2030 Finance | December 11, 2019

Exxon escapes fraud charge, but not climate risks

Dennis Price
ImpactAlpha Editor

Dennis Price

ImpactAlpha, Dec. 11 – A New York judge found ExxonMobil not guilty of deceiving investors about how it accounted for the cost of future climate-change regulations. The oil and gas giant escaped charges of securities fraud, but it may be harder to shake off the declining value of its massive fossil fuel business.

Chevron on Tuesday wrote down the value of oil and gas assets in Appalachia, the Gulf of Mexico and Canada by $10 billion, one of the largest energy write-downs in years. Last week brought a $5 billion write-down from Spain’s Repsol. The signal: Expect more write-downs as the market wakes up to the risk of “stranded assets” (see, “Agent of Impact: Mark Campanale, Carbon Tracker Initiative).

“Companies that fail to plan for a net-zero world will inevitably get caught — and investors will pay the price in unplanned write downs and an economy battered by massive climate impacts,” says As You Sow’s Danielle Fugere.

Oil and gas companies will have to shrink production by more than a third to meet the goals of Paris climate agreement, according to Carbon Tracker’s “Balancing the budget report.” The report notes “companies that continue to sanction higher-cost projects which do not fit with a lower demand scenario risk destroying significant shareholder value through the creation of stranded assets, as well as contributing to the failure to achieve climate goals.”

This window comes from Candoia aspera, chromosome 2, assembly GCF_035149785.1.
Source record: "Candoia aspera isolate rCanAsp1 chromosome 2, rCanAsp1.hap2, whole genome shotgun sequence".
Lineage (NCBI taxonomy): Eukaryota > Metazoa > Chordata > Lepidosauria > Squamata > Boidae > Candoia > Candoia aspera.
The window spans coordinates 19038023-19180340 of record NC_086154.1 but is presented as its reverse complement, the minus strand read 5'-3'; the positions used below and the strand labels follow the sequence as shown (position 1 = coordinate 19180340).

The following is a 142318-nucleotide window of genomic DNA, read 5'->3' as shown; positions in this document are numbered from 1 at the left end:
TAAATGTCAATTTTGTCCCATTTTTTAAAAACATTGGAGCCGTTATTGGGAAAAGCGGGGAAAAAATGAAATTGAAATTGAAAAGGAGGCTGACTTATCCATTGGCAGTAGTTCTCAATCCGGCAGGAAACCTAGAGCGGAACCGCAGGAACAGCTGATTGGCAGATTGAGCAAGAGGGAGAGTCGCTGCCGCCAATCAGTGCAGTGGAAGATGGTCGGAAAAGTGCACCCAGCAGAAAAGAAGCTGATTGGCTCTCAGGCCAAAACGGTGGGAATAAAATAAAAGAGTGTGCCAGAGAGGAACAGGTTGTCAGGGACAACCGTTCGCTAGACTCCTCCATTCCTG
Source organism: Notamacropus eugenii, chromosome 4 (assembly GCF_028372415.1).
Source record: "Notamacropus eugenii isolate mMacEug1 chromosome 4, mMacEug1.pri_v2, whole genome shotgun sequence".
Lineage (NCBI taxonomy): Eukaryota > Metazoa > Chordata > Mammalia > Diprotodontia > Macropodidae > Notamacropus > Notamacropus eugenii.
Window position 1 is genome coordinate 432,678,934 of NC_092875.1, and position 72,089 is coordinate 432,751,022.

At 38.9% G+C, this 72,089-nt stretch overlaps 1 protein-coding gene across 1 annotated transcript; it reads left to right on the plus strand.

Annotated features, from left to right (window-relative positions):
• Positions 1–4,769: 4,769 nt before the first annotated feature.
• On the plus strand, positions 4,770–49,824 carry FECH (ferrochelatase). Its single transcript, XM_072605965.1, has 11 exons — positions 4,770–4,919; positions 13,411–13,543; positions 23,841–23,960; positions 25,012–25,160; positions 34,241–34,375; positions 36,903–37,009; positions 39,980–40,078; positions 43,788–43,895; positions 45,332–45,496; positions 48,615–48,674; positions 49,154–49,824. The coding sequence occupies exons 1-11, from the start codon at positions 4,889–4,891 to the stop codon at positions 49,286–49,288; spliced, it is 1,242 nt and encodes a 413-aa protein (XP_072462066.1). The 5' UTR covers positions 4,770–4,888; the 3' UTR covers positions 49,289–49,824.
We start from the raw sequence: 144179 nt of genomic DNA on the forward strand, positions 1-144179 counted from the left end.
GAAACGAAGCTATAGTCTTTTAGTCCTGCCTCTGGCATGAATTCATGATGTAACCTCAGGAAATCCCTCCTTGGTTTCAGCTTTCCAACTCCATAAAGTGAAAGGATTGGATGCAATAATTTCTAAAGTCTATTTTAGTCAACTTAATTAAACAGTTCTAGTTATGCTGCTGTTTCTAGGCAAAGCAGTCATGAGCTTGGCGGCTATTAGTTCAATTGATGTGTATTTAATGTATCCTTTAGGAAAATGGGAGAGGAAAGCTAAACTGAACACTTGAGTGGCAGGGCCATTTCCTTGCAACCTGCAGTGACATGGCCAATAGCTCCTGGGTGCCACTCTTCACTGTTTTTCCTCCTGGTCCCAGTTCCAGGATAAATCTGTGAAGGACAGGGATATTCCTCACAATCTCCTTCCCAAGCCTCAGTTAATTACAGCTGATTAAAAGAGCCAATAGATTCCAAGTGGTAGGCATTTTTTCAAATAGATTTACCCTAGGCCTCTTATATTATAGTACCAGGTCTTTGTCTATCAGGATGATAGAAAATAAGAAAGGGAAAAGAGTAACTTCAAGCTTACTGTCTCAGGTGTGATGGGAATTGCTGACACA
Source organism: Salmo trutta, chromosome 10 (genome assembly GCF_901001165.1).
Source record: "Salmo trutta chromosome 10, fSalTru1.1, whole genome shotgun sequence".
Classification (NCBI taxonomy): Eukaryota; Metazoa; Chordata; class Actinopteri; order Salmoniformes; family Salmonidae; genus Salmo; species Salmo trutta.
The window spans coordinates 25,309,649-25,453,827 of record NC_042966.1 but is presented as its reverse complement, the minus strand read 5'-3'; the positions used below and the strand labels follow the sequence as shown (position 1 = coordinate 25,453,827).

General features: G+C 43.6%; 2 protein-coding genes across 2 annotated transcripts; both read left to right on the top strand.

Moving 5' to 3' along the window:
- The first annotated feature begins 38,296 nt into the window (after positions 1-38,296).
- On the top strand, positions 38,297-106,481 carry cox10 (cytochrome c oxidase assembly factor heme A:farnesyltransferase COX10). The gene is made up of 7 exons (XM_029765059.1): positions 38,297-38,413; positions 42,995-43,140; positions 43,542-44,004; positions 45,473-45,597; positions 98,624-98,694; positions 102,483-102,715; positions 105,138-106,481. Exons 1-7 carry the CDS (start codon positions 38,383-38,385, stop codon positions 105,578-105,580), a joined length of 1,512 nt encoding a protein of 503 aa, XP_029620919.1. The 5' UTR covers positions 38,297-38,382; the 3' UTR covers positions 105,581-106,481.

The rise of electric vehicles will put further downward pressure on demand, Carbon Tracker’s Mark Campanale told ImpactAlpha (see “Speeding down the road to electric vehicles, powered by China“).

Chevron’s $10 billion write down is part of the oil and gas shrinkage,  he said. The real question, he says, “Is now is how representative will it be of the sector as a whole?”

Climate shocks

The re-pricing of climate risks extends beyond energy companies, especially as the near-term policy response to climate change is priced in. “Markets are mispricing the potential for an abrupt and disruptive shift in climate policy,” says Grantham Research Institute’s Nick Robins (see, “Risk, adjusted: BlackRock and Mercer signal the repricing of climate risk.”)

The 100 worst-performing companies in the iShares’ MSCI All Country World Index, for example, could lose 43% of their current value, according to Inevitable Policy Response, an initiative led by UN-PRI. The 100 best performers could gain gain 33%.

Fewer excuses

Italian multinational energy corporation Enel plans to be carbon-neutral “well before 2050” and is investing heavily to consolidate its position in renewable generation. “The technology solutions needed for decarbonization are largely available, abatement costs are falling, and barriers to action are often overstated,” said Patrick Herhold of Boston Consulting Group, which released “Net-Zero Challenge” with the World Economic Forum.

Examples of proactive climate action are in the minority, according to the report. More than half of nearly 300 energy companies fail even to disclose carbon emissions.